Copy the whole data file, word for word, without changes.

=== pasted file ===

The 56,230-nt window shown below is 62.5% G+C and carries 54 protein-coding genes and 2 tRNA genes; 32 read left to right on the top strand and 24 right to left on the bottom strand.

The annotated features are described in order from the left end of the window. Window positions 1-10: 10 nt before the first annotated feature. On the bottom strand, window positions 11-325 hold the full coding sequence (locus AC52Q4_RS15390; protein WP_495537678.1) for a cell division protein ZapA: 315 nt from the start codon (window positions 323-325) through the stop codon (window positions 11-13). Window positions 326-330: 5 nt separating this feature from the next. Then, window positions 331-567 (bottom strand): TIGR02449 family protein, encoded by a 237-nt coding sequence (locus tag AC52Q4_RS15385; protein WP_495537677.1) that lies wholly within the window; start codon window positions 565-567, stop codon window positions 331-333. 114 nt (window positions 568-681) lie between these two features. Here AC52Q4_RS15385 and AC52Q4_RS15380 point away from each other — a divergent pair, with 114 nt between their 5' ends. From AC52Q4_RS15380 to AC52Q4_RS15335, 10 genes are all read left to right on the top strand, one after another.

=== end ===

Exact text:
The 56,230-nt window shown below is 62.5% G+C and carries 54 protein-coding genes and 2 tRNA genes; 32 read left to right on the top strand and 24 right to left on the bottom strand.

The annotated features are described in order from the left end of the window. Window positions 1-10: 10 nt before the first annotated feature. On the bottom strand, window positions 11-325 hold the full coding sequence (locus AC52Q4_RS15390; protein WP_495537678.1) for a cell division protein ZapA: 315 nt from the start codon (window positions 323-325) through the stop codon (window positions 11-13). Window positions 326-330: 5 nt separating this feature from the next. Then, window positions 331-567 (bottom strand): TIGR02449 family protein, encoded by a 237-nt coding sequence (locus tag AC52Q4_RS15385; protein WP_495537677.1) that lies wholly within the window; start codon window positions 565-567, stop codon window positions 331-333. 114 nt (window positions 568-681) lie between these two features. Here AC52Q4_RS15385 and AC52Q4_RS15380 point away from each other — a divergent pair, with 114 nt between their 5' ends. From AC52Q4_RS15380 to AC52Q4_RS15335, 10 genes are all read left to right on the top strand, one after another.